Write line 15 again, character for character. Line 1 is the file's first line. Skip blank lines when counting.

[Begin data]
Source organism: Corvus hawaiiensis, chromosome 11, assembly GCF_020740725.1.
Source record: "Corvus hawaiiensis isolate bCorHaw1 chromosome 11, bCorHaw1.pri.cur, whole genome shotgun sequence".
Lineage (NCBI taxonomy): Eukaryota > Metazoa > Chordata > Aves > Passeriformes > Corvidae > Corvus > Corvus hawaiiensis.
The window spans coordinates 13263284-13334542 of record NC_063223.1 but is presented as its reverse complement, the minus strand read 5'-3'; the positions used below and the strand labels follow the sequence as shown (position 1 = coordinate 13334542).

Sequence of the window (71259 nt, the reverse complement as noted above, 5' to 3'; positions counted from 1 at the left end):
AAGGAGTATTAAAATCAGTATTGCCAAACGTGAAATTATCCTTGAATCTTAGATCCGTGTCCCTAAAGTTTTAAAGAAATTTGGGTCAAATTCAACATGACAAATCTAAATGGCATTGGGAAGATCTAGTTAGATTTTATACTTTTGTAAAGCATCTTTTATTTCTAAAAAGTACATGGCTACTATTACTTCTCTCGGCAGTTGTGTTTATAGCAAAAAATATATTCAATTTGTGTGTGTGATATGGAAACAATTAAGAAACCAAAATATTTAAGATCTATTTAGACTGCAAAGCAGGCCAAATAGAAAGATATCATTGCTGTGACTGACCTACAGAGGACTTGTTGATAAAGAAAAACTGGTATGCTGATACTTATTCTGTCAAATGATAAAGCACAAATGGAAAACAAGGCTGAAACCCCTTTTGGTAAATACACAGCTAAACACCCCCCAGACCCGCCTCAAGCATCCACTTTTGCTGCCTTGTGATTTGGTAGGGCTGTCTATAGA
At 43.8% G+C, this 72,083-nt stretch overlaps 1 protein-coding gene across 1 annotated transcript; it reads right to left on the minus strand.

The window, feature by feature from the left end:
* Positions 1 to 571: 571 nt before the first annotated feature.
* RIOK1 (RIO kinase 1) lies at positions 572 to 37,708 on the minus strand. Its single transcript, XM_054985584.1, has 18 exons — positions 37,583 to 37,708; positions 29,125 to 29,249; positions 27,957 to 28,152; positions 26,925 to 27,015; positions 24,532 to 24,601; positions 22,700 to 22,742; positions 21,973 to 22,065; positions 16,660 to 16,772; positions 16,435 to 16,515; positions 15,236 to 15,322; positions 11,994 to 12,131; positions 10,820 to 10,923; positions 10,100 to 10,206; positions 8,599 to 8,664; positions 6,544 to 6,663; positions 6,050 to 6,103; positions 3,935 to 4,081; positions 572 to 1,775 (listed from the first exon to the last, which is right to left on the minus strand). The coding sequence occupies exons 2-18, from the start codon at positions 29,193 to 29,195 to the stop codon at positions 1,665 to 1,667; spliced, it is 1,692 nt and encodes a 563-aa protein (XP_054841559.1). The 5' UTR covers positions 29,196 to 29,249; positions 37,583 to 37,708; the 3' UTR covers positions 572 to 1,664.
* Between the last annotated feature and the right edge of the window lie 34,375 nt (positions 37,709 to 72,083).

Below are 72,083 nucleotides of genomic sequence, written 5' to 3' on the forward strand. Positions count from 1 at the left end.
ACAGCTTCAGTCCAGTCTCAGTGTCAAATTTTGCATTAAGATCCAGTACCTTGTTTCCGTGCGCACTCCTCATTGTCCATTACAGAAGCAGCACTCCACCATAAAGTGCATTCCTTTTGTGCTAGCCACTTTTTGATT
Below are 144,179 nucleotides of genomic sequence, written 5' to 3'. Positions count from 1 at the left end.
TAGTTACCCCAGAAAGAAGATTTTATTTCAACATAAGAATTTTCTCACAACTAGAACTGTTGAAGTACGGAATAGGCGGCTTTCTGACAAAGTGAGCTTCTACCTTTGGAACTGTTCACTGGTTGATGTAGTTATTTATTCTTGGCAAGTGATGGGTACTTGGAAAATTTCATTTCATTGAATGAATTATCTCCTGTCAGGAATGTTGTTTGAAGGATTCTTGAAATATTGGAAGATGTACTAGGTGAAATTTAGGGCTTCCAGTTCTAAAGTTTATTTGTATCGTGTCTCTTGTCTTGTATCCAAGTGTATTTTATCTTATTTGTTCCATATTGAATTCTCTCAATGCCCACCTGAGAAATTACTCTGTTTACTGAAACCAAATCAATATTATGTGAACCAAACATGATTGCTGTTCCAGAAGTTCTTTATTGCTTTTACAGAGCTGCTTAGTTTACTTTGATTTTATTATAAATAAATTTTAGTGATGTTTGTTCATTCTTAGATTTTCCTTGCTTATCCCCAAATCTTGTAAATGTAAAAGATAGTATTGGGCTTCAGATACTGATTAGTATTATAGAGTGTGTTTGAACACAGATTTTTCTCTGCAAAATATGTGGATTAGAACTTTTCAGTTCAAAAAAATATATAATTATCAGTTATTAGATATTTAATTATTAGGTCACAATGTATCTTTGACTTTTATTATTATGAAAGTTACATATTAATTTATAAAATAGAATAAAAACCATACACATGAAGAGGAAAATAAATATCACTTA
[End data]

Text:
TAGTTACCCCAGAAAGAAGATTTTATTTCAACATAAGAATTTTCTCACAACTAGAACTGTTGAAGTACGGAATAGGCGGCTTTCTGACAAAGTGAGCTTCTACCTTTGGAACTGTTCACTGGTTGATGTAGTTATTTATTCTTGGCAAGTGATGGGTACTTGGAAAATTTCATTTCATTGAATGAATTATCTCCTGTCAGGAATGTTGTTTGAAGGATTCTTGAAATATTGGAAGATGTACTAGGTGAAATTTAGGGCTTCCAGTTCTAAAGTTTATTTGTATCGTGTCTCTTGTCTTGTATCCAAGTGTATTTTATCTTATTTGTTCCATATTGAATTCTCTCAATGCCCACCTGAGAAATTACTCTGTTTACTGAAACCAAATCAATATTATGTGAACCAAACATGATTGCTGTTCCAGAAGTTCTTTATTGCTTTTACAGAGCTGCTTAGTTTACTTTGATTTTATTATAAATAAATTTTAGTGATGTTTGTTCATTCTTAGATTTTCCTTGCTTATCCCCAAATCTTGTAAATGTAAAAGATAGTATTGGGCTTCAGATACTGATTAGTATTATAGAGTGTGTTTGAACACAGATTTTTCTCTGCAAAATATGTGGATTAGAACTTTTCAGTTCAAAAAAATATATAATTATCAGTTATTAGATATTTAATTATTAGGTCACAATGTATCTTTGACTTTTATTATTATGAAAGTTACATATTAATTTATAAAATAGAATAAAAACCATACACATGAAGAGGAAAATAAATATCACTTA